Davidson College's 450-acre campus has been a national arboretum since 1982, but the dream, and solicitous care of the trees and grounds began well before the Civil War.
In 1855, "a few ladies of Davidson College" proposed landscape remodeling to the Board of Trustees and the first whisper of the arboretum became a shared and cherished dream at Davidson College. In 1861, students took matters in their own hands by organizing tree plantings. In 1869, the faculty approached the Board of Trustees once again proposing, "make the campus and its contents represent in time the forest growth of the state, and, if possible, the general botany of the region."
While the plan did not receive an official designation, more than 100 years of time, care, and effort was applied to the planting of the Davidson campus. Grounds supervisors and landscape architects began populating the college's campus with all sorts of exotic as well as indigenous fauna. Even future president Woodrow Wilson is rumored to have planted a tree during his time as a student at Davidson, writing "from the woods a tree and plant[ing] it properly."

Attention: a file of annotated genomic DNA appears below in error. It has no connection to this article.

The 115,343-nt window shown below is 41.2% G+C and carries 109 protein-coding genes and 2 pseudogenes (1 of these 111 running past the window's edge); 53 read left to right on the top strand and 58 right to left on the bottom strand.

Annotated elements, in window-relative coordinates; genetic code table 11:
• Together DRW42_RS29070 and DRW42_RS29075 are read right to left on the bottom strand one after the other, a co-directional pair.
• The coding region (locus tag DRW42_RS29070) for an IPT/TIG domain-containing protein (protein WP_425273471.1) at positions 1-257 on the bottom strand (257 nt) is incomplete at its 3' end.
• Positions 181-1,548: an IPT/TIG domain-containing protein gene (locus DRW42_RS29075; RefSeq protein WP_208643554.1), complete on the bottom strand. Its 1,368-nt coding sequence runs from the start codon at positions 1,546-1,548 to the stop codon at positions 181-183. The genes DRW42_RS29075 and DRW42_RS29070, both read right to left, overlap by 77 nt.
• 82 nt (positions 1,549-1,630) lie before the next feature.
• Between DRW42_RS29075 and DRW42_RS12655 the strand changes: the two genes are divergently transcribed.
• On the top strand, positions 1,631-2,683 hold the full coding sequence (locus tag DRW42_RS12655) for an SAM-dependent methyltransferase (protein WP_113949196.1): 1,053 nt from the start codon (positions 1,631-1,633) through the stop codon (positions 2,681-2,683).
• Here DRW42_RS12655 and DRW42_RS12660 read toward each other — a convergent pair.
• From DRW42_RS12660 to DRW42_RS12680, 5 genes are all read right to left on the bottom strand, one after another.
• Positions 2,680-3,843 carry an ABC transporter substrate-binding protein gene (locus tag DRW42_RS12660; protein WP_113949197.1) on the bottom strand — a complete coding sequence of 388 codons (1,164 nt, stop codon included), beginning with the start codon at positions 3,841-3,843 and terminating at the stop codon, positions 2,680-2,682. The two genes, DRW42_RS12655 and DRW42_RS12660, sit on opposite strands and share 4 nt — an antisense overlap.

Then in 1982, then President Samuel R. Spencer Jr., received a letter from the director of the National Arboretum in Washington D.C., Henry Cathey, urging him to use the grounds as a working arboretum. In the same mail was a large check from the estate of Edwin Latimer Douglass, one of whose life interests had been forestry.
Thanks to the Douglass estate, aerial photos were taken and topographical maps drawn up. Since then, students and Physical Plant workers have contributed to the continuing project of labeling and caring for the trees on campus. Some 3,000 woody trees and shrubs have been labeled, five of which were extinct on the North American continent from 2 to 50 million years ago.